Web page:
Council to review city’s latest clean audit

Members of the Biloxi City Council will get a briefing on the latest audit of city finances Tuesday morning, and Chief Administrative Officer David Nichols says it will be a mixed bag of numbers.

“The important thing is that there were no irregularities, or what the auditors call exceptions or findings,” Nichols said of the FY 2012 audit, which was performed by the firm Piltz, Williams, LaRosa & Co. “This is a clean audit. It says we are following procedures and doing things the way they ought to be done, by the book.”

However, the report – which provides a snapshot of city finances from Oct. 1, 2011 to Sept. 30, 2012 – showed that the city spent more money than it had taken in during that time frame, a recurring issue that has reduced the city’s general fund balance in recent years.

The general fund had expenditures of $55 million in FY 2012, with revenue of $52 million, from three primary sources: $19 million from gaming taxes; $10 million from property taxes; and $11 million from sales taxes. The difference in revenue and expenses was covered by the city’s general fund balance.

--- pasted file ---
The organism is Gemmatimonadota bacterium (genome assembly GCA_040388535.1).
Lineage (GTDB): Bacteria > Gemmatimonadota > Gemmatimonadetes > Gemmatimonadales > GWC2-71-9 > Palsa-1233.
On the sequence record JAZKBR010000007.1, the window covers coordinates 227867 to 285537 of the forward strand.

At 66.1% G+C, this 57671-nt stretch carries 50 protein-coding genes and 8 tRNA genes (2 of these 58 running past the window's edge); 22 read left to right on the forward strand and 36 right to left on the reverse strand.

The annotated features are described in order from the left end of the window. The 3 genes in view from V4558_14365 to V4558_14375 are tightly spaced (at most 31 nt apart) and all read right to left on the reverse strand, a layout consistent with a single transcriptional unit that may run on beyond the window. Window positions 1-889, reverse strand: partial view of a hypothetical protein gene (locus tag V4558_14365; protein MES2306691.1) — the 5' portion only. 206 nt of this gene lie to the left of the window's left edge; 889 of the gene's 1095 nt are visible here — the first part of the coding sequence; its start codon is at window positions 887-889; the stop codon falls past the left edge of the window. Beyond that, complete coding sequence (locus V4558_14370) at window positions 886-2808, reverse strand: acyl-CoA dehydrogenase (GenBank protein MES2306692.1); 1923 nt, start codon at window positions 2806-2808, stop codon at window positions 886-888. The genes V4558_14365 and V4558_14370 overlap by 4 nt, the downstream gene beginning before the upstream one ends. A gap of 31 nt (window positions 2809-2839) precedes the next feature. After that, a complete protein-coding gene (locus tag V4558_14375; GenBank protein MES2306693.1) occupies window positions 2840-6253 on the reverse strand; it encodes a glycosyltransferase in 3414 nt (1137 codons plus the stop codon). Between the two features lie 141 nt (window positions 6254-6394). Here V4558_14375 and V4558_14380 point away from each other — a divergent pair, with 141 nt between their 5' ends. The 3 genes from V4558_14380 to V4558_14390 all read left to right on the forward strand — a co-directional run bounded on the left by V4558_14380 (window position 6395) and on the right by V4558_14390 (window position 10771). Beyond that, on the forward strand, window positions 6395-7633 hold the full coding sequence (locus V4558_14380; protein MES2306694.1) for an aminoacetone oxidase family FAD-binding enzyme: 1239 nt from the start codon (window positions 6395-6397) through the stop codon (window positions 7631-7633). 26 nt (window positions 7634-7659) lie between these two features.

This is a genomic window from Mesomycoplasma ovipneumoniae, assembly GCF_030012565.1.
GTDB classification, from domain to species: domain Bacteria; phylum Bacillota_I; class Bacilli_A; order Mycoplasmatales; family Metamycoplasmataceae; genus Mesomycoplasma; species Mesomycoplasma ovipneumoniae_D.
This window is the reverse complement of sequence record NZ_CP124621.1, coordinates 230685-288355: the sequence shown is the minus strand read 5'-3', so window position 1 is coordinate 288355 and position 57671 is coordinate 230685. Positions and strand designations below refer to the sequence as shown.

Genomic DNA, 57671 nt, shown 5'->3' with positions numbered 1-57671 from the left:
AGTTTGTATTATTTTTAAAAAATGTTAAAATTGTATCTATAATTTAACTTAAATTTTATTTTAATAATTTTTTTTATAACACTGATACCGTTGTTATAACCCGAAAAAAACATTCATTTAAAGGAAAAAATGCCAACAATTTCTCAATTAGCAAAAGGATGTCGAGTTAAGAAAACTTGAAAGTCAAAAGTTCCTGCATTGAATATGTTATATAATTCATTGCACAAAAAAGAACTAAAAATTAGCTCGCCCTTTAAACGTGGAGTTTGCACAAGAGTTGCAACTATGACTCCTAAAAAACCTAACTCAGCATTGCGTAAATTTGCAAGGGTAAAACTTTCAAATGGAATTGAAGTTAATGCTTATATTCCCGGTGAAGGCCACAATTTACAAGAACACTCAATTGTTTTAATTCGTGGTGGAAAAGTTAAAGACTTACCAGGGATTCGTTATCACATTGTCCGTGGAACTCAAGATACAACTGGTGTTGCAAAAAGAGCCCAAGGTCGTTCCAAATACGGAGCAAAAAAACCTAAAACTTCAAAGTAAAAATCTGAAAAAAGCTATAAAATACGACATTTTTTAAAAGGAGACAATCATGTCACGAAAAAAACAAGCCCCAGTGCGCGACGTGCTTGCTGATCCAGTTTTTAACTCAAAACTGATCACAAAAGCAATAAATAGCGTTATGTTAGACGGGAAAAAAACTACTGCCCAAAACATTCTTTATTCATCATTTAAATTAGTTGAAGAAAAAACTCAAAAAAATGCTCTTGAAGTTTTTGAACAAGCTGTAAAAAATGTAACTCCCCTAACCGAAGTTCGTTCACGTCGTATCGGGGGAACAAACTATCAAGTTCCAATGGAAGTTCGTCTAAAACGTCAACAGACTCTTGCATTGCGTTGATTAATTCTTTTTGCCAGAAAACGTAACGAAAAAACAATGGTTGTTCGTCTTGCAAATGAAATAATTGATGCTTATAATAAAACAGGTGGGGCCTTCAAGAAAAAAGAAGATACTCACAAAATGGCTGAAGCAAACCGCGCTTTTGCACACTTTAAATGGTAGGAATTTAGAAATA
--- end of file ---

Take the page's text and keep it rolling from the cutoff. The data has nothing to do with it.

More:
“This report on Tuesday will discuss where we stood on Sept. 30, 2012, which, of course, is almost 10 months ago,” Nichols said. “Since that time, we have 40 fewer employees, and we’ve continued to curb expenses. In fact, our annual expenses are closer to our annual revenue than they have been in a long time.”

Councilmembers will be given a detailed review in the meeting Tuesday, which begins at 11 a.m. at City Hall.

Incidentally, Bilox’s financial statements, known as a Comprehensive Annual Financial Report, are on the verge of being awarded the Certificate of Achievement for Excellence in Financial Reporting for the 10th year in a row. The
Government Finance Officers Association, a national group, presents the award to qualifying agencies. Said Nichols: “That’s a great accomplishment.”

See the documents for yourself

The letter: One of the key components of a Comprehensive Annual Financial Report is the “Letter of Transmittal,” in which management provides an analysis of finance issues and uses easy-to-read charts to show decade-long trends in revenues, construction and development. To go directly to the nine-page Letter of Transmittal,
click here.

The complete CAFR: To see the Comprehensive Annual Financial Report for 2012, a 137-page document that includes the auditor’s report, click here.

More on finances: To see a wide variety of city financial information – budgets for previous years, breakdowns on gaming and sales tax revenue and previous CAFRs –
click here.